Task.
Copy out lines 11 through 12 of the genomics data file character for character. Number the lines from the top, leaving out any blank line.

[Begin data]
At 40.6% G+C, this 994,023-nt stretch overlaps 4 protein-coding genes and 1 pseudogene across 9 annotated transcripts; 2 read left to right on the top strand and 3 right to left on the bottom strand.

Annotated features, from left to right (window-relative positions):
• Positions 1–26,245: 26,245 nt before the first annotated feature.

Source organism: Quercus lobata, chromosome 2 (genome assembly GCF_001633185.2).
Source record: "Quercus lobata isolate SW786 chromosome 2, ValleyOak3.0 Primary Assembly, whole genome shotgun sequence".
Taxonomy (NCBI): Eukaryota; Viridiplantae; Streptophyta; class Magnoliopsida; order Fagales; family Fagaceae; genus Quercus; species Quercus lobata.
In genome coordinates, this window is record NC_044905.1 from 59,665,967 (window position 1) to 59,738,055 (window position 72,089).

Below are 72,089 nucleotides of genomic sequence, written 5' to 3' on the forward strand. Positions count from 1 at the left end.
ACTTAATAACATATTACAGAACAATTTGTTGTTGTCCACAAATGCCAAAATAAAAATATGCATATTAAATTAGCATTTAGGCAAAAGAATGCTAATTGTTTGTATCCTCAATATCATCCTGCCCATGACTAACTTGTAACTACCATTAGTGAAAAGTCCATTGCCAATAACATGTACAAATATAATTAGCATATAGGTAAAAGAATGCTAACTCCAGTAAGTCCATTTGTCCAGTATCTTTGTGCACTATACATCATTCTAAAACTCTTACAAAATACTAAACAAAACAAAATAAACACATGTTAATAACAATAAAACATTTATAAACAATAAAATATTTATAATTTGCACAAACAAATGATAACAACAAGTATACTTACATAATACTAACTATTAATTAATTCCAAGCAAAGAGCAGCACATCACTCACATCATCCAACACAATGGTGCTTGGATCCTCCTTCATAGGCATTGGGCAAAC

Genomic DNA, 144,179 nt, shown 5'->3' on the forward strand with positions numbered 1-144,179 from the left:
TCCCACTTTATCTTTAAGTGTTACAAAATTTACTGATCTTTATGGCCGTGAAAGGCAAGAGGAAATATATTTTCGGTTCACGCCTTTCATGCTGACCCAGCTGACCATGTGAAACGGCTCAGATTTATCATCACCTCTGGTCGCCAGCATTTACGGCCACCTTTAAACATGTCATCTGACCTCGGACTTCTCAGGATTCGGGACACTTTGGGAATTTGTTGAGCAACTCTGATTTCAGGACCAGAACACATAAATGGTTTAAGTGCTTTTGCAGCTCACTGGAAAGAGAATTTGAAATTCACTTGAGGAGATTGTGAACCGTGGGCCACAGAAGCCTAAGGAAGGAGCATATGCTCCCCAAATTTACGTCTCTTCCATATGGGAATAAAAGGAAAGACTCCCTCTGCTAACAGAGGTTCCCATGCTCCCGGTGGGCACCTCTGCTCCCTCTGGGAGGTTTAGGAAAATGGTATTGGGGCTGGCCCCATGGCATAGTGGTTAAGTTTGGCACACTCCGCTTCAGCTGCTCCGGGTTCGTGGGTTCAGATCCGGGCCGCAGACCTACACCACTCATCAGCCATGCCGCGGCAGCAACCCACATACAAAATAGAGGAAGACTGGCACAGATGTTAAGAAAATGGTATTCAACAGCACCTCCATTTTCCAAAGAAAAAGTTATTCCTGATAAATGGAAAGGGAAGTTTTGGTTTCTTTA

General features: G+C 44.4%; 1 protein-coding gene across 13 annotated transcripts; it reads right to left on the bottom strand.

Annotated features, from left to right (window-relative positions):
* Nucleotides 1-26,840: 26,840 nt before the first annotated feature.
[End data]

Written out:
TCCCACTTTATCTTTAAGTGTTACAAAATTTACTGATCTTTATGGCCGTGAAAGGCAAGAGGAAATATATTTTCGGTTCACGCCTTTCATGCTGACCCAGCTGACCATGTGAAACGGCTCAGATTTATCATCACCTCTGGTCGCCAGCATTTACGGCCACCTTTAAACATGTCATCTGACCTCGGACTTCTCAGGATTCGGGACACTTTGGGAATTTGTTGAGCAACTCTGATTTCAGGACCAGAACACATAAATGGTTTAAGTGCTTTTGCAGCTCACTGGAAAGAGAATTTGAAATTCACTTGAGGAGATTGTGAACCGTGGGCCACAGAAGCCTAAGGAAGGAGCATATGCTCCCCAAATTTACGTCTCTTCCATATGGGAATAAAAGGAAAGACTCCCTCTGCTAACAGAGGTTCCCATGCTCCCGGTGGGCACCTCTGCTCCCTCTGGGAGGTTTAGGAAAATGGTATTGGGGCTGGCCCCATGGCATAGTGGTTAAGTTTGGCACACTCCGCTTCAGCTGCTCCGGGTTCGTGGGTTCAGATCCGGGCCGCAGACCTACACCACTCATCAGCCATGCCGCGGCAGCAACCCACATACAAAATAGAGGAAGACTGGCACAGATGTTAAGAAAATGGTATTCAACAGCACCTCCATTTTCCAAAGAAAAAGTTATTCCTGATAAATGGAAAGGGAAGTTTTGGTTTCTTTA

General features: G+C 44.4%; 1 protein-coding gene across 13 annotated transcripts; it reads right to left on the bottom strand.